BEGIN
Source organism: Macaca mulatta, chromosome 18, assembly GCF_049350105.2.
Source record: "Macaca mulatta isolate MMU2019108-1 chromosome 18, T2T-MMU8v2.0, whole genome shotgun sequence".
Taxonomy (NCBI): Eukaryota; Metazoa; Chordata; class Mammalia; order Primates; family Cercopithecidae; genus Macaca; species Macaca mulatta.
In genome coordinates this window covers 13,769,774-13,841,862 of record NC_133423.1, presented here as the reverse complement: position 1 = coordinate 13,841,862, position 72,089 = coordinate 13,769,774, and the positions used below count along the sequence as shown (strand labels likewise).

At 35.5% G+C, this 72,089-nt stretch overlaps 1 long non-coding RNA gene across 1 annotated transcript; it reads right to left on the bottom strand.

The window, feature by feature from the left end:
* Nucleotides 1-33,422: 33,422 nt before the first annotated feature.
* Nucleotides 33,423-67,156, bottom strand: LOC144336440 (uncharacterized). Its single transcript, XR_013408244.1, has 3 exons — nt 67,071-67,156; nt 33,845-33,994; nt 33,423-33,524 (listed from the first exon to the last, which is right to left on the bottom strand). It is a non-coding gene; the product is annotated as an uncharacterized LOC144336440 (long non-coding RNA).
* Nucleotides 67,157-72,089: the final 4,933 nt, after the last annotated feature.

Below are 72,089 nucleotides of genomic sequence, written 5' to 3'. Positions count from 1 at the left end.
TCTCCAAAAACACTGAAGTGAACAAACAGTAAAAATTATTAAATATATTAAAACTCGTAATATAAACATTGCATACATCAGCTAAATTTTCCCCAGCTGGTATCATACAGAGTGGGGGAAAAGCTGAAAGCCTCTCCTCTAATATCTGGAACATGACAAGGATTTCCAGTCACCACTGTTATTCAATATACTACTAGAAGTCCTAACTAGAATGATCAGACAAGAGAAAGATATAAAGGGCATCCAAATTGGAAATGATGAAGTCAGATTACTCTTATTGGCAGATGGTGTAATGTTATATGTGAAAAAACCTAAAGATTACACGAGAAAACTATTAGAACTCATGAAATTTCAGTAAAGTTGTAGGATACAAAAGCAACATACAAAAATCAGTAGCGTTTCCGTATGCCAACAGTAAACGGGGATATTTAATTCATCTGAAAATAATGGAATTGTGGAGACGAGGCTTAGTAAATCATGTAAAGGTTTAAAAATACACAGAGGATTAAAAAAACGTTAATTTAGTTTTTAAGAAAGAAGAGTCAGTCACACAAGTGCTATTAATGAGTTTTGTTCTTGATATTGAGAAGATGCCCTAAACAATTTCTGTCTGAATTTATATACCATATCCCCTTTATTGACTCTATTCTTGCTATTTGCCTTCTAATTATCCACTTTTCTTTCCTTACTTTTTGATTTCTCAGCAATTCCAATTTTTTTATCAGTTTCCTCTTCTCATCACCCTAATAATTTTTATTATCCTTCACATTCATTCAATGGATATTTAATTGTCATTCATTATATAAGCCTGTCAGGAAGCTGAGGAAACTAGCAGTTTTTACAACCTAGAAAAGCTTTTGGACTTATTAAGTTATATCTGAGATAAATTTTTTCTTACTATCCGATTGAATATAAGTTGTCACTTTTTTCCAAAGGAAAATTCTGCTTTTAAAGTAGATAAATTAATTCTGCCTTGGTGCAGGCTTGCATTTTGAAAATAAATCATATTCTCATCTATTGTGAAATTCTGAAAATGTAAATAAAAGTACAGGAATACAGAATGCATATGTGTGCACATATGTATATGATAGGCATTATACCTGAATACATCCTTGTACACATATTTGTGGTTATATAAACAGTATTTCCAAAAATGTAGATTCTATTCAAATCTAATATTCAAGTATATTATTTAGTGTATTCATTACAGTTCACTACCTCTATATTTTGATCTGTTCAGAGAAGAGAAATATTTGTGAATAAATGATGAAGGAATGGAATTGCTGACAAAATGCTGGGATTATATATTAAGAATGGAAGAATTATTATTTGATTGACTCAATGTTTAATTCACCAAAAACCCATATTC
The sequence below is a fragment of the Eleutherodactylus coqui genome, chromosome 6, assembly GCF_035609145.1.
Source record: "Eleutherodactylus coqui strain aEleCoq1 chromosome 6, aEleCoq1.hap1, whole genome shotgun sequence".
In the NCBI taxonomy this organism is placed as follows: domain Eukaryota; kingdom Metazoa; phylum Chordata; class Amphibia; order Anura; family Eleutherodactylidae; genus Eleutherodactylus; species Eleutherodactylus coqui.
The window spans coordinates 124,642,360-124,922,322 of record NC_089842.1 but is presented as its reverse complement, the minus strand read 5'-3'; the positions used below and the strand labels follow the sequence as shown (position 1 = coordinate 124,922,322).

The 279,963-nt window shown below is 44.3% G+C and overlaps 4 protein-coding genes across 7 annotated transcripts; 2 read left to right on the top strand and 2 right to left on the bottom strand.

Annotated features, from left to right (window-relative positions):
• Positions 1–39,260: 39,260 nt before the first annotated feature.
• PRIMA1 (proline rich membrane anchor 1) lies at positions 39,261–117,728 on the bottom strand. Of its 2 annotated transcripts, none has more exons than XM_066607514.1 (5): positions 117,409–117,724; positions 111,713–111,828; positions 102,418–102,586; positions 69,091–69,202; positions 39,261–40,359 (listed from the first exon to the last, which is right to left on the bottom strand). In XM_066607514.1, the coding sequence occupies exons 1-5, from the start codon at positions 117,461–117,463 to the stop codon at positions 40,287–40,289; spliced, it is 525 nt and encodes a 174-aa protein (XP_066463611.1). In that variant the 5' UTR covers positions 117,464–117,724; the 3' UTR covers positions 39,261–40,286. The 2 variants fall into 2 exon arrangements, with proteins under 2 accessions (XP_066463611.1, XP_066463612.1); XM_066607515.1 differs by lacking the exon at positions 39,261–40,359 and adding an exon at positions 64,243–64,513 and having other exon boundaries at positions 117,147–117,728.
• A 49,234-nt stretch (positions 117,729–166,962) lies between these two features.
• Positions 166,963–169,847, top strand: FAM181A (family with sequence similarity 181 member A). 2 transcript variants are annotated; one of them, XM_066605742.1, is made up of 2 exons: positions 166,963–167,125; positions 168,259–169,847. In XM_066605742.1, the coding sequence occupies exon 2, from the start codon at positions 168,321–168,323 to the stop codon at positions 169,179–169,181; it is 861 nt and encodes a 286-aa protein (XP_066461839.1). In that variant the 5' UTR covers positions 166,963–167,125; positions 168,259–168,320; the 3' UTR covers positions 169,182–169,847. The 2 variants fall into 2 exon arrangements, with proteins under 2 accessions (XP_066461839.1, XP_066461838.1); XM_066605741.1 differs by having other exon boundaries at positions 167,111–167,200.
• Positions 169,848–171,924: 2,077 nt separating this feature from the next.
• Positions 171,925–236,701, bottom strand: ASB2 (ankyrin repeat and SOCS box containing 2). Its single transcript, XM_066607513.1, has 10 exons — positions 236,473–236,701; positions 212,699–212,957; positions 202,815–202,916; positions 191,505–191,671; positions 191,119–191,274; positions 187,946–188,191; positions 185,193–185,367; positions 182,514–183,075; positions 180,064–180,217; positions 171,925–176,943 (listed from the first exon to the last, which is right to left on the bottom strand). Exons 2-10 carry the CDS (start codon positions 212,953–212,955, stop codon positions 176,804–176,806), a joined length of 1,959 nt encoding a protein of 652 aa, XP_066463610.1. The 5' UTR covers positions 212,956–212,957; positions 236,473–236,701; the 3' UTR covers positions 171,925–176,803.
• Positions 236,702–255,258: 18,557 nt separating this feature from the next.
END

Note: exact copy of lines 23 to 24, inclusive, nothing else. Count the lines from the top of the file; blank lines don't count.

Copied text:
• Positions 171,925–236,701, bottom strand: ASB2 (ankyrin repeat and SOCS box containing 2). Its single transcript, XM_066607513.1, has 10 exons — positions 236,473–236,701; positions 212,699–212,957; positions 202,815–202,916; positions 191,505–191,671; positions 191,119–191,274; positions 187,946–188,191; positions 185,193–185,367; positions 182,514–183,075; positions 180,064–180,217; positions 171,925–176,943 (listed from the first exon to the last, which is right to left on the bottom strand). Exons 2-10 carry the CDS (start codon positions 212,953–212,955, stop codon positions 176,804–176,806), a joined length of 1,959 nt encoding a protein of 652 aa, XP_066463610.1. The 5' UTR covers positions 212,956–212,957; positions 236,473–236,701; the 3' UTR covers positions 171,925–176,803.
• Positions 236,702–255,258: 18,557 nt separating this feature from the next.